I highly rec the Nova stuff with Richard Rider since it kind of goes hand to hand with the stuff that happens in GotG and it also leads to Thanos Imperative (and then move on to Sam’s stuff when you’re done with it!) not to mention the Nova corps is in the movie.

Personally I didn’t really like Annihilators/Annihilators: Earthfall, IMO it’s only worth it because there’s a Rocket/Groot mini in there but other than that it wasn’t that great (and TBH it is very skippable).

I know next to nothing about GotG, so I’ll be reading all of this before the movie comes out.
mattfractionblog

thighhighs:

You’ve probably never heard of Jackie Ormes and that’s a goddamn tragedy. But it’s not surprising—there is no “Jackie Ormes Omnibus” available on Amazon.com, no “Collected Patty-Jo ‘n’ Ginger,” no “Essential Torchy Brown.” She won no awards, can be found in no hall of fame, and is usually treated as “an interesting find” by comic historians. She’s become a curio, a funny little facet of history, undiscovered, even, by today’s wave of geek-oriented feminism.

Jackie Ormes was the first African-American woman cartoonist. Yeah. That’s who we’re ignoring. Her work for the Pittsburgh Courier and the Chicago Defender—both incredibly influential African-American newspapers—was utterly groundbreaking and remains unique, even in the context of modern comics. Her first work, Torchy Brown in Dixie to Harlem, featured the adventures of the titular Torchy, a stylish, intelligent young African-American woman who (feigning illiteracy) boards a whites-only train car to New York City and changes her life. Torchy’s story is a great, irreverent window into the migration of Southern-born African-Americans to the North, a movement that defined 20th-century America—but it is also the story of a girl on her own, living her own life and making her own choices. Torchy was an incredible aspirational figure, the likes of which barley exists in modern comics: an independent, optimistic, fashionable and adventurous black woman. Ormes would later revive Torchy’s story in Torchy in Heartbeats, a strip that introduced international adventure into the heroine’s life. In Heartbeats, Torchy traveled to South America, dated idealistic doctors, battled environmental exploitation and confronted racism at every turn. She was, frankly, awesome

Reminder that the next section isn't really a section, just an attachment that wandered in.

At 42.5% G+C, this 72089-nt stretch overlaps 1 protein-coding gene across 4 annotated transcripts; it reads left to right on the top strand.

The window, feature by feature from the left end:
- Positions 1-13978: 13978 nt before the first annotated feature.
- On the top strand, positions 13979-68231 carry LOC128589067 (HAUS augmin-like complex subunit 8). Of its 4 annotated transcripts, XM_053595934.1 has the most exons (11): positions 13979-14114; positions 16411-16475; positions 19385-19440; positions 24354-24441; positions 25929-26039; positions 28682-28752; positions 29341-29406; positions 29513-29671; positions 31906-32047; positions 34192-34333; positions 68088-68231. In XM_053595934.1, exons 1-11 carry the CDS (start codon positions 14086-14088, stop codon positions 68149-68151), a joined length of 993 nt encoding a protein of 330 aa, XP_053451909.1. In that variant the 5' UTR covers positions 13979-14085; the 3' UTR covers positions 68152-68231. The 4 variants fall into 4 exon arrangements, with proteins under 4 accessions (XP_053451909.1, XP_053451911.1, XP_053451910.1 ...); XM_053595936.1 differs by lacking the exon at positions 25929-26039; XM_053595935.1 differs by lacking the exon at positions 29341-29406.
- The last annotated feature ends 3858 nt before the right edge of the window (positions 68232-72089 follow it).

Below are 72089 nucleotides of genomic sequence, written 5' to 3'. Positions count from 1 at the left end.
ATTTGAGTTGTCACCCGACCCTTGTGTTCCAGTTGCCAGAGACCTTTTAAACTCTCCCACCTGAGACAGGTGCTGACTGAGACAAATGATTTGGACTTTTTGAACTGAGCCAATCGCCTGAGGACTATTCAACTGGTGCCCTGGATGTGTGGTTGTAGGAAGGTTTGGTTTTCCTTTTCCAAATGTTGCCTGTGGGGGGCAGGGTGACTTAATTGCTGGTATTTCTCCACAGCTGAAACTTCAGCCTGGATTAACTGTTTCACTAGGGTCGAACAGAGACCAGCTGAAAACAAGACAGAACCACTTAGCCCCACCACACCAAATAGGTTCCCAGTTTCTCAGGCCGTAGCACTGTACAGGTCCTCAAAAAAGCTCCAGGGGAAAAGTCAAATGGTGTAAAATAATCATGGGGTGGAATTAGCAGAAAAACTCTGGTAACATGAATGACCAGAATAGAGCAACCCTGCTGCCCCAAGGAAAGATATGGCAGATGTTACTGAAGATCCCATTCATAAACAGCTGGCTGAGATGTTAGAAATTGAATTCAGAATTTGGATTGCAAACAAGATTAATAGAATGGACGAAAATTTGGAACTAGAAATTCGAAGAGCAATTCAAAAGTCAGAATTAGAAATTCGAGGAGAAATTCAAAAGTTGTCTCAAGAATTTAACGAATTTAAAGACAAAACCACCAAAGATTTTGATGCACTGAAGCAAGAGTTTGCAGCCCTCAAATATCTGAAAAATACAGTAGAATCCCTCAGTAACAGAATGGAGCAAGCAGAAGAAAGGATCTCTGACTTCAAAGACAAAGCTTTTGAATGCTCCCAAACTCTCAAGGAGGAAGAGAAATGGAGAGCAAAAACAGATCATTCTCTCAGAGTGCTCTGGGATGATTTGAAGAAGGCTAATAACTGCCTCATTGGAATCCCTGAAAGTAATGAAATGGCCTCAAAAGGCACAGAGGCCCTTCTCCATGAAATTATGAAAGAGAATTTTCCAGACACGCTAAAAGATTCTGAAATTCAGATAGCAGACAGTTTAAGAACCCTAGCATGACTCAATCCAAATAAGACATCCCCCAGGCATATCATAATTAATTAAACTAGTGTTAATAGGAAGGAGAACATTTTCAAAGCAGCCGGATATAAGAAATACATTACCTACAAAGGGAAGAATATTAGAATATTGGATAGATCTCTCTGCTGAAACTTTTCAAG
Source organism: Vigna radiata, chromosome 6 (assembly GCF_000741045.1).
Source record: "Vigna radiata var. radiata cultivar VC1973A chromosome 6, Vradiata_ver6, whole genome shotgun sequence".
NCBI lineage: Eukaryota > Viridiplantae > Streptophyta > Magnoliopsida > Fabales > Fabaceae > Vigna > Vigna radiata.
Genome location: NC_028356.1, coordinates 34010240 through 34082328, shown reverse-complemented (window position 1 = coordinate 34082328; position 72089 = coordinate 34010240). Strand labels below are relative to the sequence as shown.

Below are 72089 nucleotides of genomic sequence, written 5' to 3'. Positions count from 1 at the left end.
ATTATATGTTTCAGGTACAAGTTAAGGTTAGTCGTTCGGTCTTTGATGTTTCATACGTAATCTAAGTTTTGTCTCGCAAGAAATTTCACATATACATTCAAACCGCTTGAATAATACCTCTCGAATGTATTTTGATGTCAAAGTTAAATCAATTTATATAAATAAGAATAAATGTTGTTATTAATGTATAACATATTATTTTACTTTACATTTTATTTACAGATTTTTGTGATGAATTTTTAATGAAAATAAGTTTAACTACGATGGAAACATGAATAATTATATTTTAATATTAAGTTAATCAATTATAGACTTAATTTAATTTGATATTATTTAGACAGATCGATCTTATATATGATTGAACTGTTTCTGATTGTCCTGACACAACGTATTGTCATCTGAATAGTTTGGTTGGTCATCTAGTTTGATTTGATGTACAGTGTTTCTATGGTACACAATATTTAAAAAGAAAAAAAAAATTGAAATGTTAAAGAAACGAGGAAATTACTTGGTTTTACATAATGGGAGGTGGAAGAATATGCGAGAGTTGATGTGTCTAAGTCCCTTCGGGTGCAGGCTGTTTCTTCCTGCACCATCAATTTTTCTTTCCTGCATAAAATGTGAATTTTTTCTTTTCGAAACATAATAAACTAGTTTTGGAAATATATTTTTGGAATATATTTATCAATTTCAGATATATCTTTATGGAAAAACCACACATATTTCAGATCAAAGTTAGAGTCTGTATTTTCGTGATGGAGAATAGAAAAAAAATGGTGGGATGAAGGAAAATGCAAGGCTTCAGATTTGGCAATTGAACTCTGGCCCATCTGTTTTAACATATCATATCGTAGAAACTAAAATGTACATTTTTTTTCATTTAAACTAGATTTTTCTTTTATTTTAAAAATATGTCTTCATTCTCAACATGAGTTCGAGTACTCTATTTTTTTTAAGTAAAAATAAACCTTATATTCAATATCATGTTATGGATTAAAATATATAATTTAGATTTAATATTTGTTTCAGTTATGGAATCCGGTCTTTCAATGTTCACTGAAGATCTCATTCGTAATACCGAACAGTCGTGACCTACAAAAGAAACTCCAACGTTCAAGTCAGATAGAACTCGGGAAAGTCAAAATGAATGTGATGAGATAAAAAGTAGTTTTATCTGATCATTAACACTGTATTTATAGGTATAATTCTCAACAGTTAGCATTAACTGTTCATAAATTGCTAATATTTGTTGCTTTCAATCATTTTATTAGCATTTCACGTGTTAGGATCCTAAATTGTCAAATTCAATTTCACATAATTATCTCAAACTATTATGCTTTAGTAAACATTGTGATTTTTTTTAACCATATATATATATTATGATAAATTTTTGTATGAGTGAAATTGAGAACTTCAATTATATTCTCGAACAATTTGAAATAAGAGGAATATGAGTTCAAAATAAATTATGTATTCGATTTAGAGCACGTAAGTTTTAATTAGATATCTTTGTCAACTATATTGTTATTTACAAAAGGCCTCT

And then there was Patty-Jo ‘n’ Ginger, her most successful and longest-running work. Patty-Jo ‘n’ Ginger was a single panel gag strip, like Family Circus—an illustration with a caption beneath it. Ginger was a beautiful, stylish young woman always accompanied by her little sister Patty-Jo, a clear-eyed, sardonic kid who spent most strips calling out the bullshit they endured on a daily basis as black women. Ormes’ talents shine through especially well in these little stories: her canny wit, the absolutely gorgeous clothes she drew her women in (seen also in her Torchy Togs paper dolls) and her skillful, succinct way of imparting to the reader just how goddamn stupid our society can be about gender and race. Patty-Jo is never shamed or taken down a peg for being an intelligent, outspoken little girl—in fact, she was made into a highly popular doll that wasn’t an obnoxious Topsy-style stereotype. She preceded Daria, Emily the Strange, Lian Harper, all those wry little girls we celebrate today—and yet, I see her on no t-shirts, can find her in no libraries. Patty-Jo is celebrated only in doll-collecting circles at this point, as the cute little symbol of a bygone age.